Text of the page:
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Kozhin Dismisses Allegations About Officials' Sweet Life as 'Soviet-era Tales'

MOSCOW. May 5 (Interfax) - Government officials are not living such a good life as it seems, they pay both for their homes and 'dachas' (country houses), said Vladimir Kozhin, head of the Russian Presidential Property Management Department.

"Leaving aside high-level officials - ministers and their deputies, today apart from salaries, bonuses and health insurance an average public servant has nothing else," Kozhin said in an interview published in the
Thursday issue of the Komsomolskaya Pravda newspaper.

"All this talk about free dachas, personal cars, free homes, 'sweet life' and so on, are Soviet-era tales," he said.

Even those who are entitled to a dacha - and they are a very small group of high-level officials - they pay for it quite big money every month, Kozhin said. "We are virtually getting closer to having them to pay at least for operating costs," Kozhin said.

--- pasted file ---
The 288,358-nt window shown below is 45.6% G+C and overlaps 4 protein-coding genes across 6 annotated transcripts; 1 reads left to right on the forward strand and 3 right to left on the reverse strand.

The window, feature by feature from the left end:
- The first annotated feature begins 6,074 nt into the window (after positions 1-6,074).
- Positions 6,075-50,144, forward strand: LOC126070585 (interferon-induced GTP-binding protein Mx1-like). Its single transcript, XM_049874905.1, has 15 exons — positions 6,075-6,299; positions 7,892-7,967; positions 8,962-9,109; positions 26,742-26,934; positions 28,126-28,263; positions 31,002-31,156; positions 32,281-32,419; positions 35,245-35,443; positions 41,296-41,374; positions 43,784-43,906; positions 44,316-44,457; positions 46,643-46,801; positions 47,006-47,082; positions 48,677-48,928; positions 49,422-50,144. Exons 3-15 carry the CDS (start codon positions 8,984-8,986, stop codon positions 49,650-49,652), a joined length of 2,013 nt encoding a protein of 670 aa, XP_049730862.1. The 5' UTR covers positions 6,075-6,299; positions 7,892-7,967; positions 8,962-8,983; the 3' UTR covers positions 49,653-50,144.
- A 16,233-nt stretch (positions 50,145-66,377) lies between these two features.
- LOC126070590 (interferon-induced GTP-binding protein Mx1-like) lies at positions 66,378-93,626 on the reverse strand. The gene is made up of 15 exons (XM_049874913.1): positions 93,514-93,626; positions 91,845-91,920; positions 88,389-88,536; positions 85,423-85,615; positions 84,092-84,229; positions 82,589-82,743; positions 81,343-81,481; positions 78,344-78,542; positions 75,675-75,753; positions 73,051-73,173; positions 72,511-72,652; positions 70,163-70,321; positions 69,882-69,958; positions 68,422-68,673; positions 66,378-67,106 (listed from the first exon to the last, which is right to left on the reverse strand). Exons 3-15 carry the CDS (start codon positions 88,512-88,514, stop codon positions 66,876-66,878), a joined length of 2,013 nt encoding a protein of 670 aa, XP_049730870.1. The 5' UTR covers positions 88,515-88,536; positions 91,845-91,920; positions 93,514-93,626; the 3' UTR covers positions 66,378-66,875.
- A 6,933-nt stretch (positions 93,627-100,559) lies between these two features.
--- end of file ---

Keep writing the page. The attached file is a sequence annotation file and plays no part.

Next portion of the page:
As for medical services, there is only a small set of compulsory free procedures and medical services, and all the rest has to be paid for by officials, he said.

Apartments are provided to a very small circle of persons, Kozhin also said. Normally, it happens in the event of staff rotation, when a new deputy minister or minister is appointed. An official is obligated to sell his previous apartment, wherever it is located, at a market value and to contribute the proceeds to the budget. Alternatively, the official can hand over the previous apartment for disposal to the Presidential Property Management Department.

"Today virtually nothing is for free. So the "sweet life" for today's public servants ended without hardly ever starting. They have to pay for everything," Kozhin said.

As for officials' salaries at the Presidential Property Management Department, they vary for a specialist, a leading specialist, a head of division and a head of department, and there is a system of bonuses, Kozhin said. "On average, if you take all that, the salary is somewhere between 30,000 and 80,000 to 100,000 rubles per month," Kozhin said.


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